Blackberry. Even though Treo had a loyal following and was in some ways the more innovative device, Blackberry had a great peak run from 2006-2011. At its peak in 2010, Blackberry had 22 million users, or nearly 40% of the U.S. smartphone market. Its life was extended somewhat by Verizon, which needed a counter to AT&T’s, three-year "exclusivity" period on the iPhone. Verizon relied heavily on Blackberry in the first couple of years of the iPhone era, but then worked closely with Google to cultivate an OS counter to the iPhone with Android. Blackberry continued a decent run in the enterprise segment. But ultimately, the combination of 3G and then 4G, app stores, better browsers, continued design innovation, and improved email/security features on iOS and Android devices, ushered in the fairly rapid decline of Blackberry.
OK, interesting retrospective, but what lessons can be learned here? Like some of the other peaks, I think we’ve reached the apex of "Big I" design innovations with respect to the smartphone form factor. Screens can’t get much bigger and still be usable as a phone. And improvements in other areas, from processing speed to cameras to power management and even features such facial recognition, will be modest and not likely move markets (or share). It would be nice if one could buy a device like the iPhone XS or a Galaxy S9+ for half the price (you can, but it’s from Huawei). But the real innovation in the smartphone experience is coming less from the design of the device or hardware specs and more from AI-driven usability improvements such as voice-based assistants.
What about 5G? Verizon helped spur a surge in iPhone sales when it introduced an LTE iPhone in 2011, capitalizing, in part, on AT&T’s well-publicized network capacity problems at the time (ironically caused by unexpected data growth due to the iPhone). We won’t see a replay of this with 5G, since there’s not nearly the same delta in network capabilities between the major operators that there was ten years ago. I don’t believe there will be any 5G-centric phones over the next 2-3 years that will be big hits in and of themselves. In fact, I don’t think it’s going to be a device that is a catalyst for 5G, or conversely, that 5G will cause a resurgence in smartphone sales. It will more likely be an app, a particular game, or something in the AR/VR arena that gets folks excited about 5G and perhaps pay a premium price for a 5G phone. In this way, the smartphone is evolving to be more like the PC—somewhat utilitarian in its essence with a set of foundational specs that provide a gateway to a world more driven by how AI, software, super-fast networks, and the cloud come together to drive new user experiences.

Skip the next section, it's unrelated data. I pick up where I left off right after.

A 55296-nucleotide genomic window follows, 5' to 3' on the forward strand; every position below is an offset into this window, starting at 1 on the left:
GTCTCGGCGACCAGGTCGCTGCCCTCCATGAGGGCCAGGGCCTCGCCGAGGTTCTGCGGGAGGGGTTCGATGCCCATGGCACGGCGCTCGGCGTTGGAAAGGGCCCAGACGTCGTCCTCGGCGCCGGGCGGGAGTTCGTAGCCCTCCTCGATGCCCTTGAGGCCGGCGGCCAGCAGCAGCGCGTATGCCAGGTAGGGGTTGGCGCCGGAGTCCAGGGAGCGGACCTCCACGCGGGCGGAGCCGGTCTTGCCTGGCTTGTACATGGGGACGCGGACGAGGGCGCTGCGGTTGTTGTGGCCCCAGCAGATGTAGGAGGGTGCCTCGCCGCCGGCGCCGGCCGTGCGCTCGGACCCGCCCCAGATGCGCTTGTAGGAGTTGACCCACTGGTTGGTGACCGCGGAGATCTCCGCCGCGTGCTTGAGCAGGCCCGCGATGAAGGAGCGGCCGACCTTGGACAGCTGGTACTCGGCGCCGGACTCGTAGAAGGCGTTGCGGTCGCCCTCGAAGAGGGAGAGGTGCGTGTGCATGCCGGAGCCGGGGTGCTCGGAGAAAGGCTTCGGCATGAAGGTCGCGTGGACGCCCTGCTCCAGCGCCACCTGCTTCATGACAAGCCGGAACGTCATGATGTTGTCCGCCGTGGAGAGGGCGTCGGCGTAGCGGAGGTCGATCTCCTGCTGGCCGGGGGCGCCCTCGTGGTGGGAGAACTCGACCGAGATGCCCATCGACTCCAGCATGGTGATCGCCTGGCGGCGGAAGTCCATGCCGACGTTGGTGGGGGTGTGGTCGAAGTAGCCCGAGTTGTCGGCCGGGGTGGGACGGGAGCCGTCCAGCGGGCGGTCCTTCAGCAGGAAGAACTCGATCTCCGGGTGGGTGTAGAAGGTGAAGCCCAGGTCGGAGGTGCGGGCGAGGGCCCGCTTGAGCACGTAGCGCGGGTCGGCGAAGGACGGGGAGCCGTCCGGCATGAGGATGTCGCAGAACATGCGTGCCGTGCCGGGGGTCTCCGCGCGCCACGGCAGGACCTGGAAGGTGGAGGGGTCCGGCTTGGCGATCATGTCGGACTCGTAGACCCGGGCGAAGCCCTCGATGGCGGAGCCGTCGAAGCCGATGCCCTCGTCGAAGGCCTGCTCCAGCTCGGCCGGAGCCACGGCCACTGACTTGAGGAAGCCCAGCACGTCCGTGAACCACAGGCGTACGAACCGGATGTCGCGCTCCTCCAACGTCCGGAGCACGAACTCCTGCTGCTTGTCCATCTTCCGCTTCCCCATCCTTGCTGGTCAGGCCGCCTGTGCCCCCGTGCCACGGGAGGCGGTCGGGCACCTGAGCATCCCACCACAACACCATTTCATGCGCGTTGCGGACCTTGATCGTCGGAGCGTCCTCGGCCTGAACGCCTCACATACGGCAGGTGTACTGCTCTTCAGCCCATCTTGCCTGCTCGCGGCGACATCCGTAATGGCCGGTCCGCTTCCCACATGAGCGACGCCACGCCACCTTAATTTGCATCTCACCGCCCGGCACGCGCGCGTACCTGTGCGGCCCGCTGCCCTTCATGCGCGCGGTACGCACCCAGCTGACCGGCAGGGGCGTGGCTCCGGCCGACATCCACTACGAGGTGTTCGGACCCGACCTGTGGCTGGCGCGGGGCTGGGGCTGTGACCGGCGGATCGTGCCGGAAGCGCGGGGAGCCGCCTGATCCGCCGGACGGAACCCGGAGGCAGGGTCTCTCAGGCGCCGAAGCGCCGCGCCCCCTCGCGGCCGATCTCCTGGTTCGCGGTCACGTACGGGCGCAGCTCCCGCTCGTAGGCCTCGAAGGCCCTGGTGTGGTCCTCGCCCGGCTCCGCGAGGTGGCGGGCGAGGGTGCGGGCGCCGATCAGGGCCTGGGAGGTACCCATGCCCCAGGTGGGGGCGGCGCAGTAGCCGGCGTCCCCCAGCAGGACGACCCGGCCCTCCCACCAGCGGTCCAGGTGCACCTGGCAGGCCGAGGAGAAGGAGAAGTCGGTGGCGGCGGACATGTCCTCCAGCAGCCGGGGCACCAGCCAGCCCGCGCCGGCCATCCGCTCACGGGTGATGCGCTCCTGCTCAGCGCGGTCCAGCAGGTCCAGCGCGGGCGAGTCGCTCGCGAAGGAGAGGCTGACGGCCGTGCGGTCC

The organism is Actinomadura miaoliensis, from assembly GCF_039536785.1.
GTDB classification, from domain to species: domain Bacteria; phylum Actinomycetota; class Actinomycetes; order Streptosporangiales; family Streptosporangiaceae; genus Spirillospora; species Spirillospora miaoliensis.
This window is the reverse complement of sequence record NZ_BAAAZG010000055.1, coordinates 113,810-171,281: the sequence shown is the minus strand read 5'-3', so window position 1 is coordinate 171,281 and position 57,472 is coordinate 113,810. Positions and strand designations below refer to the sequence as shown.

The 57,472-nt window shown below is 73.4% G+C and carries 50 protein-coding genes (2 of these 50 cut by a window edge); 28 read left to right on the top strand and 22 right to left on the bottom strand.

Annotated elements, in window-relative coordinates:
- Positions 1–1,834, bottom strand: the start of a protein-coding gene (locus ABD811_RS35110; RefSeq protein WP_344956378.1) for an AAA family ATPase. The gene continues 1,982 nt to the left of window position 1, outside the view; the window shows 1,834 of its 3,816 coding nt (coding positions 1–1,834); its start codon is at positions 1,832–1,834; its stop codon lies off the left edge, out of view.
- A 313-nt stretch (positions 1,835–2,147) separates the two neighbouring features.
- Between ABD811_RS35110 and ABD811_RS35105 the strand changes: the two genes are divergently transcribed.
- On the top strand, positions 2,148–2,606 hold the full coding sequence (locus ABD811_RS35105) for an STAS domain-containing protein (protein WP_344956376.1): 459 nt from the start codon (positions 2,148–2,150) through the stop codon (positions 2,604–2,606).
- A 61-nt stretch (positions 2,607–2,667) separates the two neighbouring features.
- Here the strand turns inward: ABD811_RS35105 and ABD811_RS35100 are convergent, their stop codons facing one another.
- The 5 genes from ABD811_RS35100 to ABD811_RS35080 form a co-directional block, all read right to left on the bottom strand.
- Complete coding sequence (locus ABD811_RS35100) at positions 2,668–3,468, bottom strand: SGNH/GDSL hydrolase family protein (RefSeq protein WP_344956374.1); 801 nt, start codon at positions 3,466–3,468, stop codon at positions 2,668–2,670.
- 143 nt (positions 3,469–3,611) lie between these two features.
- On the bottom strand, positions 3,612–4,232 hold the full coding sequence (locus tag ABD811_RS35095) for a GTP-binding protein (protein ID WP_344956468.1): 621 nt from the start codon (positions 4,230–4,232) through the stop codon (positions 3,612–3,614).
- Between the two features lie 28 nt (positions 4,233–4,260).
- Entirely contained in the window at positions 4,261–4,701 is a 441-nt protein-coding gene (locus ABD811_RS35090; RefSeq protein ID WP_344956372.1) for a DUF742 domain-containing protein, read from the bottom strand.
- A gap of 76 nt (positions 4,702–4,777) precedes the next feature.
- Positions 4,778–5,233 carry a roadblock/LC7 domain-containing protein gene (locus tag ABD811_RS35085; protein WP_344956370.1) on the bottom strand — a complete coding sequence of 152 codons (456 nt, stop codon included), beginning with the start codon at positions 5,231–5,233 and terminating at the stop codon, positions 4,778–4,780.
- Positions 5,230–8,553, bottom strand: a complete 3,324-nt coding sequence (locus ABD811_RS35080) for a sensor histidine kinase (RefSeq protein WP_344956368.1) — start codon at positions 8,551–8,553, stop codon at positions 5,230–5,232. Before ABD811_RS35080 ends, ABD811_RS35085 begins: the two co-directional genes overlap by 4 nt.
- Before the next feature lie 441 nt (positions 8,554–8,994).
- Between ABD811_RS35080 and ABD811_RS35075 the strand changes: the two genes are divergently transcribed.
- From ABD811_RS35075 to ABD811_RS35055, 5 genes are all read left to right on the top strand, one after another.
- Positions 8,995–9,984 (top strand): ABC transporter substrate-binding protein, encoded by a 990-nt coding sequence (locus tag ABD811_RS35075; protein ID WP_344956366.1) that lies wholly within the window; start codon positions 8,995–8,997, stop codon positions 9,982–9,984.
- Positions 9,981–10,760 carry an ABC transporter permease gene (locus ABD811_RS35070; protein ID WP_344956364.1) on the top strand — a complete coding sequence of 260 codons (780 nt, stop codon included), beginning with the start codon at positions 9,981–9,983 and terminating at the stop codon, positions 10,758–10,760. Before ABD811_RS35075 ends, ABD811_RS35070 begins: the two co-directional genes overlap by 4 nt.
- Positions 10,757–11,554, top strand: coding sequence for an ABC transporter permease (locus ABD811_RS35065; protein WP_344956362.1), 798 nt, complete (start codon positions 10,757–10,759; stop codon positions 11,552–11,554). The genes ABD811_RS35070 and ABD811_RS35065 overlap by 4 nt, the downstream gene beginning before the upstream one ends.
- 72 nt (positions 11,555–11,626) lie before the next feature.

Mark Lowenstein, a leading industry analyst, consultant, and commentator, is managing director of Mobile Ecosystem. Click here to subscribe to his free Lens on Wireless monthly newsletter, or follow him on Twitter at @marklowenstein.
Industry Voices are opinion columns written by outside contributors—often industry experts or analysts—who are invited to the conversation by FierceWireless staff. They do not represent the opinions of FierceWireless.